Sunday, November 22, 2009

Derreck Kayongo - proof that you can make a difference

Meeting inspiring people like Derreck Kayongo who began The Global Soap Project which recovers and recycles soap from American hotels and facilitates a process by which it is sanitized, melted and remolded into new bars, then distributed to refugee camps in Africa.

Uplifting and inspiring - proof positive that behind every revolution there is someone with a vision and in this case Derreck is putting that vision into action!

Posted via web from Michael's Ramblings . . .

Saturday, November 21, 2009

On the last train to Charleston

This marked my 8th year attending the Blackbaud Conference in Charleston SC. They have been doing this now for 10 years and I swear each time they reinvent the process.

When you see tweets like: "Best NPO Conferences I've been to. Great speakers, networking, idea sharing. Technology/ people rock!" You know you're part of something a little bit magical. It's like almost coming home and much of that is the relationships that are formed from within Blackbaud and the amazing, inspiring people you meet and continue to connect with.

The market place is a reminder of just how innovative the planning team gets in keeping the attendees engaged, relaxed and well fed. I was also watching the flow and process which maximized how the vendors interacted, the options for breaks even the chair massage - oh I would have killed to have sat in one of those chairs!

Of course there was the gestapo afternoon break folks who worked for the convention center. They refused to allow anyone access to the soda pail until 3:15 sharp. Didn't they know who I was? I actually had the bottle of soda in my hand and was told to put it back - should have licked the bottle as my Navy Alumni buds suggested, that would have been fun.

For me this year was a very different experience. I got to stretch the old noodle a bit and presented on a topic I was not all that comfortable with. I actually think I pulled it off even though I couldn't remember NWF's mission statement. Got ribbed for that one! I don't know my scores but as my "life twin" Kate who is sitting next to me said, I was "very animated, engaging and fun to listen and watch." Of course she told me this at the evenings reception hour so maybe I need to factor in the "tipsy" aspect of the review!

I attended a series of events I don't normally follow and I have to say it was liberating in a way to learn more about topics that I don't have to directly support. I find the learning to be invaluable as a technologist because you never know when I have to apply something I encountered to the job. I was also impressed that how in just a short time frame, folks attending many of the social networking sessions, were no longer questioning the terminology - they got it! So not the case last year.

I had the dubious honor of being listed at the conference as a top tweeter - not sure I can include that in my resume but I understand I will have an ASP named after me. What I did get from all the tweets . . . is how by highlighting the session points during the engagement I can now go back and reference those comments, it's better then note taking! AND - connecting with other Tweets who were in the same or different sessions, priceless.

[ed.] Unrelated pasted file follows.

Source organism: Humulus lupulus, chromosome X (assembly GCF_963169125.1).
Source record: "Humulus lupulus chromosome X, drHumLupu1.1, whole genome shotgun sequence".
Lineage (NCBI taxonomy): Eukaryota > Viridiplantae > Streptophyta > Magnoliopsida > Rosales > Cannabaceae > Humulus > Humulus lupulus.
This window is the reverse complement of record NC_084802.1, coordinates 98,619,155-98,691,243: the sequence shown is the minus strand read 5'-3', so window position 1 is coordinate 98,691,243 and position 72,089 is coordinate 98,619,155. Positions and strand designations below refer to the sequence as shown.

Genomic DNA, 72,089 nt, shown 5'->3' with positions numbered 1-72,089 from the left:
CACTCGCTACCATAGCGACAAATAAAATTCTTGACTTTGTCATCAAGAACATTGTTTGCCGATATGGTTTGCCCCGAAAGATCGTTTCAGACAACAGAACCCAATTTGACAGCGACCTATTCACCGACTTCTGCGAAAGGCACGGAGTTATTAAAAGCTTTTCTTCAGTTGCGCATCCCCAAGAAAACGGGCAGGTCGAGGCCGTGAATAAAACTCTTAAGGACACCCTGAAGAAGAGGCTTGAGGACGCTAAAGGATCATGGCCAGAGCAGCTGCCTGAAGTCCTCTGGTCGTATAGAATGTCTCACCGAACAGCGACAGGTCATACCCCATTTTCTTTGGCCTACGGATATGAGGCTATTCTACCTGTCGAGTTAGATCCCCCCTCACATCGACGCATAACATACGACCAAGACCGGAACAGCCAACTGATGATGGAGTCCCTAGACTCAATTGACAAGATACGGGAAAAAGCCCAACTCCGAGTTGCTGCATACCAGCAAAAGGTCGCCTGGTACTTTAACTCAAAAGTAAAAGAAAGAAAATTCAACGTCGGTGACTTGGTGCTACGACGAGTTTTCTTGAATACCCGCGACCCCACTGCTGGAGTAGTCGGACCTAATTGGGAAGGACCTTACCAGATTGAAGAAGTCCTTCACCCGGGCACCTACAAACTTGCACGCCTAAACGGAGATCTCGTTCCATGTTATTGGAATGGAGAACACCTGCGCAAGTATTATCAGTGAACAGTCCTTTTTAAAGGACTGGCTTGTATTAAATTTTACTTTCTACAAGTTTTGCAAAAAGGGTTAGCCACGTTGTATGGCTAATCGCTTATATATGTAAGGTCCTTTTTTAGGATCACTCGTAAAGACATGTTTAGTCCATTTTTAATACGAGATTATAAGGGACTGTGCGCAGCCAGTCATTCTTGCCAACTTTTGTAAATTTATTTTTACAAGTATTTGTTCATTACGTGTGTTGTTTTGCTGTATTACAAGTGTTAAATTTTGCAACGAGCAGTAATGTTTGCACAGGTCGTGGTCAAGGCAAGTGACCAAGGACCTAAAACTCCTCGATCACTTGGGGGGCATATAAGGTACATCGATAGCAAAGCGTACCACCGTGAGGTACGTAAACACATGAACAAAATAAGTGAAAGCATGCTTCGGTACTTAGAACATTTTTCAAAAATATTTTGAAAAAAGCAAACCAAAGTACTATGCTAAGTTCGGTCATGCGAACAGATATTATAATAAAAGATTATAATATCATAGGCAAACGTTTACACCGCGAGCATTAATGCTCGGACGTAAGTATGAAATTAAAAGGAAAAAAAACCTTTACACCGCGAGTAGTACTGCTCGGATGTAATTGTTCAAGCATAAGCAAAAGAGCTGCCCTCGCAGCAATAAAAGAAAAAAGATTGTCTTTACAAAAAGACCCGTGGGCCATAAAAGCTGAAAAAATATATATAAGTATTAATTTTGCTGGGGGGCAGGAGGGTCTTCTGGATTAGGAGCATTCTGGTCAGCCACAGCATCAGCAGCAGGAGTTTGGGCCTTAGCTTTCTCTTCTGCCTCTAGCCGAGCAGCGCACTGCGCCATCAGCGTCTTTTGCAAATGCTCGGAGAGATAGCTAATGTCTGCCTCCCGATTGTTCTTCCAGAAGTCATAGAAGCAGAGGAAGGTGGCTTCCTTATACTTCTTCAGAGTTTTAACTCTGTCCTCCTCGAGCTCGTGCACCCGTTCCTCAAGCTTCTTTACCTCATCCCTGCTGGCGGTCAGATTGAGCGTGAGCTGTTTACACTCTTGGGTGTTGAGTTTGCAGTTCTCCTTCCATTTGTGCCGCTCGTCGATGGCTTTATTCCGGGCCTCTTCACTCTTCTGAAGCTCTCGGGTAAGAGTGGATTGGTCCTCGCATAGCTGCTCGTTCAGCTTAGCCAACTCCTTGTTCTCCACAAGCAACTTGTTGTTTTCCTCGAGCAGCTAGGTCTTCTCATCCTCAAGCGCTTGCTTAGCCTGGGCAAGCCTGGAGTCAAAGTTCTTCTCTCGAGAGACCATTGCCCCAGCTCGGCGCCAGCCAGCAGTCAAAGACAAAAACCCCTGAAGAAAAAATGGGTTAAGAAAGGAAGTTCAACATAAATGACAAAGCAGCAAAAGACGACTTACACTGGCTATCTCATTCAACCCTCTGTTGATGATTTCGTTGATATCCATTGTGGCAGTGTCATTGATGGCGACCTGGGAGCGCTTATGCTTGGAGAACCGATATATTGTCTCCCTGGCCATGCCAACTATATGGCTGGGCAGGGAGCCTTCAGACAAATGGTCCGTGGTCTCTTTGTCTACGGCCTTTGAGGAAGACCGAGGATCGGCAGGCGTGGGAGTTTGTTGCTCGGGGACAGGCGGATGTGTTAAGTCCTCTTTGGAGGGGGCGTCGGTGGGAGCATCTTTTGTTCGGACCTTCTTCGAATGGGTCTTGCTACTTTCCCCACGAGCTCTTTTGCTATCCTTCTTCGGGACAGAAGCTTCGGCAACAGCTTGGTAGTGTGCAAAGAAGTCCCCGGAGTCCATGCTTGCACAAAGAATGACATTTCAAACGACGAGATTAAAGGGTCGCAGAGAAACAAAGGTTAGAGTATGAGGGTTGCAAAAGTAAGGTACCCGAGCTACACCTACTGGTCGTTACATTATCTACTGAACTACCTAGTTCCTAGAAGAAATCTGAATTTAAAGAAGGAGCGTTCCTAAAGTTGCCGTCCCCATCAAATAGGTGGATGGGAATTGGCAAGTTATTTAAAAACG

I FINALLY got to meet Holly Ross from NTEN who used the geographical search feature on Twitter and found me at the session. For about 2 hours I was looking for a gal wearing a pair or Red Shoes and a Navy Blue blouse. We hooked up at her session where I publicly professed my love for her, she was as engaging in person as she has been online and spoke to the very point of what being a technologist means to me and how we use those skills to support those and provide service to do good in todays world.

I'm looking forward to sharing more about this awesome event and to nurture the relationships both new and old as a result of my latest Charleston trip. Until next time.

We are of Peace. Always.

Posted via web from Michael's Ramblings . . .

Sunday, November 08, 2009

Trekking to Charleston, again

It's that time of year.  Ahhh yes, November when the leaves begin to turn and fall, holiday preparations and family plans are being discussed, breaking out the warm attire begins and of course it's the annual Blackbaud Conference for Non Profits - this is either my 7th or perhaps 8th time that I am making this visit.  I think after 10 years they name a DLL or a process after you, so like Bill Murray in Caddyshack when discussing his reward from the Dalai Lama, I got that to look forward to.  Of course I'm looking forward to seeing some great friends I have had the good fortune to make over the years and then there is the PACKING challenge.  In all the time I've traveled to Charleston I try to see how little I can get away with packing for the 3 days, which hasn't always worked out.

One year I had to purchase some Blackbaud shirts as I miscalculated or did I slurp one too many oysters and stain a shirt?  Last year I made the tactical mistake of not bringing a coat and it ended up being the coldest week ever. I swear I saw snow falling in the morning - but then again there were many mornings I was a bit bleary eyed thanks to the engaging and non stop energy attending a Blackbaud session such as this can provide.

This year however will be a little different for me, this year besides looking at the forecast, I will be attending the conference as a representative of the National Wildlife Federation (NWF) and NOT the Chesapeake Bay Foundation (CBF).  Why is this different?  and I should be clear, different does not mean bad different or good different, different in this case is related to the scope of service which the two organization has chosen Blackbaud to partner with.  CBF followed the same rule of thumb my friends at Navy Alumni used, if Blackbaud made it we bought it.  NWF on the hand only has a limited engagement with their Raiser's Edge (RE) product.  RE is the Customer Relationship Management (CRM) component both organizations use to manage key members and it's only used for a small segment of NWF 4 million membership.